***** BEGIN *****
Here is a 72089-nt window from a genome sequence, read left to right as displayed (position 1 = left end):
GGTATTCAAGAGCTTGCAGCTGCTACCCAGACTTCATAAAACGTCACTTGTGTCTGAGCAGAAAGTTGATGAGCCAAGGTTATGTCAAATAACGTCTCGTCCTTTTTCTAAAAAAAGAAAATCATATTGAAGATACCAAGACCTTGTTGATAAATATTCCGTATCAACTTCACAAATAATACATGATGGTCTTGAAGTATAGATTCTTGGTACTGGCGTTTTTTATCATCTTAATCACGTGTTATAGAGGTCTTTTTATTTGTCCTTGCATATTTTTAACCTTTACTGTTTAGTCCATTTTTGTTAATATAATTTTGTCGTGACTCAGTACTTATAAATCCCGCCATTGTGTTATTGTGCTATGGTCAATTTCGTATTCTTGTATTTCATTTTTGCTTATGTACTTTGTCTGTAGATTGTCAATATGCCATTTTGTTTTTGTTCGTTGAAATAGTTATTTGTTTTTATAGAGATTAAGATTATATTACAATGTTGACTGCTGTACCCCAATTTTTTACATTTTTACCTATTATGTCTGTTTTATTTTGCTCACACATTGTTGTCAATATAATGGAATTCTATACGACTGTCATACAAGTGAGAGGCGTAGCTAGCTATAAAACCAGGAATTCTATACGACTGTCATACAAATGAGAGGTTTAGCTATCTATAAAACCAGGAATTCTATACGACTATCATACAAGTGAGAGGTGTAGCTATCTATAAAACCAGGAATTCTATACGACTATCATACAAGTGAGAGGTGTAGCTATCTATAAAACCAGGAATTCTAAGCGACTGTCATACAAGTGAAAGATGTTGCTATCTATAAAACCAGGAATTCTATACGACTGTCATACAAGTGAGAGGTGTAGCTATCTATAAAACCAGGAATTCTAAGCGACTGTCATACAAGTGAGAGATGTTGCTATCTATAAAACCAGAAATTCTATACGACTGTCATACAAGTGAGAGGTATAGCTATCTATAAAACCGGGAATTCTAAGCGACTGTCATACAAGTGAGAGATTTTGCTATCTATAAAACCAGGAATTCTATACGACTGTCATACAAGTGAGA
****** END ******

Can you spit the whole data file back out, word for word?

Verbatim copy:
Here is a 72089-nt window from a genome sequence, read left to right as displayed (position 1 = left end):
GGTATTCAAGAGCTTGCAGCTGCTACCCAGACTTCATAAAACGTCACTTGTGTCTGAGCAGAAAGTTGATGAGCCAAGGTTATGTCAAATAACGTCTCGTCCTTTTTCTAAAAAAAGAAAATCATATTGAAGATACCAAGACCTTGTTGATAAATATTCCGTATCAACTTCACAAATAATACATGATGGTCTTGAAGTATAGATTCTTGGTACTGGCGTTTTTTATCATCTTAATCACGTGTTATAGAGGTCTTTTTATTTGTCCTTGCATATTTTTAACCTTTACTGTTTAGTCCATTTTTGTTAATATAATTTTGTCGTGACTCAGTACTTATAAATCCCGCCATTGTGTTATTGTGCTATGGTCAATTTCGTATTCTTGTATTTCATTTTTGCTTATGTACTTTGTCTGTAGATTGTCAATATGCCATTTTGTTTTTGTTCGTTGAAATAGTTATTTGTTTTTATAGAGATTAAGATTATATTACAATGTTGACTGCTGTACCCCAATTTTTTACATTTTTACCTATTATGTCTGTTTTATTTTGCTCACACATTGTTGTCAATATAATGGAATTCTATACGACTGTCATACAAGTGAGAGGCGTAGCTAGCTATAAAACCAGGAATTCTATACGACTGTCATACAAATGAGAGGTTTAGCTATCTATAAAACCAGGAATTCTATACGACTATCATACAAGTGAGAGGTGTAGCTATCTATAAAACCAGGAATTCTATACGACTATCATACAAGTGAGAGGTGTAGCTATCTATAAAACCAGGAATTCTAAGCGACTGTCATACAAGTGAAAGATGTTGCTATCTATAAAACCAGGAATTCTATACGACTGTCATACAAGTGAGAGGTGTAGCTATCTATAAAACCAGGAATTCTAAGCGACTGTCATACAAGTGAGAGATGTTGCTATCTATAAAACCAGAAATTCTATACGACTGTCATACAAGTGAGAGGTATAGCTATCTATAAAACCGGGAATTCTAAGCGACTGTCATACAAGTGAGAGATTTTGCTATCTATAAAACCAGGAATTCTATACGACTGTCATACAAGTGAGA